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Archive for June, 2010

Constructing the Ecomposter was not a lot like death, despite the warnings.

It came in a box.

The box came from China.

There were lots of pieces in the box, and they went together one by one. First there was one half…

Then there were two.

Two World Cup games after it started, the Death Star… er… Ecomposter, was ready to fill.

What’s going in? From left to right, wood ashes (a “brown”), directions (not going in, but useful), a weekend’s worth of vegetable scraps, coffee grounds, and eggshells (the “greens”), and fallen leaves (another “brown”).

The idea here is to mix greens and browns in a 1:1 ratio to start, then to keep a happy moisture level thereafter. Load, then spin, daily. And, keep adding until full. Then let finish.

I will admit that it does not look delicious or nutritious right now. It looks like a mold pile waiting to happen, and it’s likely to get gross before it’s finished. But, provided this whole natural process works as advertised, once it’s done, my plants are going to love this stuff!

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by Liz Bloomhardt
Published June, 24, 2010

It’s been hot. Really hot. And humid.

No surprise there, really. This is the South, after all, albeit June.

Here in Durham, the mercury has been getting a workout, topping out at or above 90 degrees for most of the past two weeks.

Along with this increase in heat has come an increase in the AQI, or Air Quality Index. The AQI number ranges from 0-500 with a color code from green to maroon in six colors. The number and corresponding color is a daily measure that tells you how polluted your air is and what consequential health effects might be of concern.

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Funding for the “green devil recording project” was approved today!

What is the project? The goal is to collect green stories, antecdotes, experiences and interviews from Dukies across the University, be they students, alumni, faculty or staff.

Do you have a story to contribute to the project or know someone who does? Email me at dukegreendevil@gmail.com.

The “green devil recording project” has been made possible with funding from the Green Grant Fund. Have an idea to make Duke “greener”? Check out the website, and put in a proposal today! Grants have been awarded to fund various projects including research, conferences and new programming.

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The first post in the new green@home category comes straight from woot.com.

Today’s podcast on the site advertises a death star-esqe composter, and well, we got a little excited about that, and couldn’t help but put in an order!

Here’s the full story: for nearly two years, I’ve been on the verge of starting some sort of composting pile. In fact, just yesterday, I was perusing this site for information on composting and vermicomposting (worms). It’s chalk full of great information from the NC Division of Pollution Prevention and Environmental Assistance.

I even had a bin picked out for the vermicompost bin (which I may still start). I just needed to get worms, but where? And that’s when the project was just about to get pushed aside, just like last year when I only got as far as collecting pamphlets. The lesson here is that there are many, many ways to get started, so just do it. In our case, it took a death star.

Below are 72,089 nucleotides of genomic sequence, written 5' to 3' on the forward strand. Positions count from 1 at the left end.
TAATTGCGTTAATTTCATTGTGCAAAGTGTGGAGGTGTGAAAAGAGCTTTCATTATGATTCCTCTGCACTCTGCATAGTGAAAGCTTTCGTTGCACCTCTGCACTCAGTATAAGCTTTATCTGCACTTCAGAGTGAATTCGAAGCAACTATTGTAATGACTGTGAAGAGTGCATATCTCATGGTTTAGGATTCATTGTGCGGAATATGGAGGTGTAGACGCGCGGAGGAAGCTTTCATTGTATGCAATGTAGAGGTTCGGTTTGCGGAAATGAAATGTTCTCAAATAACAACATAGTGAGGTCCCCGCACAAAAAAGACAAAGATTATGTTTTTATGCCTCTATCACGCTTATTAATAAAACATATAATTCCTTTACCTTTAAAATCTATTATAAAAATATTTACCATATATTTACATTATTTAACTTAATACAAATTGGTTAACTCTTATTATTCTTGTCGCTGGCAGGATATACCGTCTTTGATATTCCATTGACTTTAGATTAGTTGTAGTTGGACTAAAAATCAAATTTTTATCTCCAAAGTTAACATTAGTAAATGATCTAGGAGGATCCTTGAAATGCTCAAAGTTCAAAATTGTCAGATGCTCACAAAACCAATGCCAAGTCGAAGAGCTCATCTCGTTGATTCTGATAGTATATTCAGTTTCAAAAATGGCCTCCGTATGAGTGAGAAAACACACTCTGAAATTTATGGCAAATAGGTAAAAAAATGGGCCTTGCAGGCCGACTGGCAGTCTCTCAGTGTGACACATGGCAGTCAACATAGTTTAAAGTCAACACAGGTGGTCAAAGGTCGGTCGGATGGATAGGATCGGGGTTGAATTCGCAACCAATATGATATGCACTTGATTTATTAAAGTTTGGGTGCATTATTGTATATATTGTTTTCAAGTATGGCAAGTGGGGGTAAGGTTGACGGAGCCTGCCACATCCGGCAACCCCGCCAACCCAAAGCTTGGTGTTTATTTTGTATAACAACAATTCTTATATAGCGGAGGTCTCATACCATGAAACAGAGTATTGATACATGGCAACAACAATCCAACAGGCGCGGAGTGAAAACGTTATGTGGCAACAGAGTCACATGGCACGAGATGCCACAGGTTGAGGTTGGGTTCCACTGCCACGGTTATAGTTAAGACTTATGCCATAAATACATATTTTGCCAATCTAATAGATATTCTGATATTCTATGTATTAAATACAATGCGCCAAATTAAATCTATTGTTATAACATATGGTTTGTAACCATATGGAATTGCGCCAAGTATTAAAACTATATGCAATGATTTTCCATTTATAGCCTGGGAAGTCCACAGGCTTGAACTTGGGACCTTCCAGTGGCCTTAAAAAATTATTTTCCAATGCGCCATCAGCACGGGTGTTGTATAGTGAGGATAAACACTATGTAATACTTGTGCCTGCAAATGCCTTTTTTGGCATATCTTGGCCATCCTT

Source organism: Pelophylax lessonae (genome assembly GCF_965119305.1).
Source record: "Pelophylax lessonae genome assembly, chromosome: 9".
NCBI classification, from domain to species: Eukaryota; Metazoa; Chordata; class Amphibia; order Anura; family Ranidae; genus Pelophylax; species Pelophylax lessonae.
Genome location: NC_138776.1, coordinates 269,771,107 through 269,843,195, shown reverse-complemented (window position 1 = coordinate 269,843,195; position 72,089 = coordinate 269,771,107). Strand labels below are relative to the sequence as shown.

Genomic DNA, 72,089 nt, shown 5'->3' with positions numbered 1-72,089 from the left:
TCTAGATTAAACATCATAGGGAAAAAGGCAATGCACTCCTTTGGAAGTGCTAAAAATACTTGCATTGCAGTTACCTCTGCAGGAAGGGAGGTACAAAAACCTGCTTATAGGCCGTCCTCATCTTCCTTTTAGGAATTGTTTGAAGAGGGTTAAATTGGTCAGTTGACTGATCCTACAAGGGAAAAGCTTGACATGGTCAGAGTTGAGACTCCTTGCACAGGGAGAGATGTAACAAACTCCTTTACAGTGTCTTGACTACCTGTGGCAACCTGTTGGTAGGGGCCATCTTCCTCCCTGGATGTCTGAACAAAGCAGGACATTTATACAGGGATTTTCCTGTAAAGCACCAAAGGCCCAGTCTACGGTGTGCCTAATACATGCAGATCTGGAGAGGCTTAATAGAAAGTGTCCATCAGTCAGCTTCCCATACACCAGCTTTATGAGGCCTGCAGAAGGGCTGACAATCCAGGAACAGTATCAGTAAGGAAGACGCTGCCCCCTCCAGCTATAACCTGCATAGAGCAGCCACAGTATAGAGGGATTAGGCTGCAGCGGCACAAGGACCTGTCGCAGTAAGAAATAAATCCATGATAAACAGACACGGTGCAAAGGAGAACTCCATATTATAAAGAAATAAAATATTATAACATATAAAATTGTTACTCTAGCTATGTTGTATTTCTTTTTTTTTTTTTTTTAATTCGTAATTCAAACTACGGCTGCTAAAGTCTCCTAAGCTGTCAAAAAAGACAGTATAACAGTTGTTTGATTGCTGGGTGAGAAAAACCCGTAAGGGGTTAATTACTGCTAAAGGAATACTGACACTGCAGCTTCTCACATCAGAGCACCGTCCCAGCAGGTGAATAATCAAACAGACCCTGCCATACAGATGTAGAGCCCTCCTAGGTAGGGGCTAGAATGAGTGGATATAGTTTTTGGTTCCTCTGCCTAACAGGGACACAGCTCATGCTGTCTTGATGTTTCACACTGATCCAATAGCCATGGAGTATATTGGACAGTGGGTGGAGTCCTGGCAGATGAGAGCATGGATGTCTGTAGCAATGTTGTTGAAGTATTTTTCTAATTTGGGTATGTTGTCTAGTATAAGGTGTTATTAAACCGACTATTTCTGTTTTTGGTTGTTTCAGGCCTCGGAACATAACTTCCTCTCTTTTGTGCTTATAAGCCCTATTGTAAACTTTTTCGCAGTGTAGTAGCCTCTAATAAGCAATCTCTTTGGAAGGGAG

Ok, to be perfectly honest the Eco Composter is not a death star, but it sure looks like one. Of course, once we get the box, we may change our minds. An Amazon.com reviewer had this to say: “This composter should come with a warning: ‘Be prepared to abandon your life for the foreseeable future before committing to assembly.'”

“The Death Star wasn’t built overnight!” responds my boyfriend.

We are engineers. This is only a challenge to our skills.

Check back for more, I’ll have a report once we get the thing into action!

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Summer Reading

By Liz Bloomhardt

Published June 10, 2010

Students never stop reading; I think it’s in the job description.

During the school year, as most of us know all too well, reading is likely to be assigned and topical. While not uninteresting, as a graduate student in engineering, that means my reading tends toward the academic—papers and texts full of math and nuanced details that can take hours, if not years to fully understand. So, I don’t usually mind when course work and the semester buzz wanes during the summer months, leaving a little more time to sift through the stack of books collecting on my nightstand.

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I’ve created a new category, it’s Green@Home. While not directly contributing to Duke’s carbon footprint, what I do at home has an impact on the world too, and all this thinking about sustainability in the work place tends to bleed over into thinking about life at home as well.

During every interview I have conducted, one of the questions I always ask is: “What do you do to be more sustainable or green in your own life?”

In this new category, we’ll parse through what others are doing, and I’ll do some of them myself.

Here’s to being green, at home!

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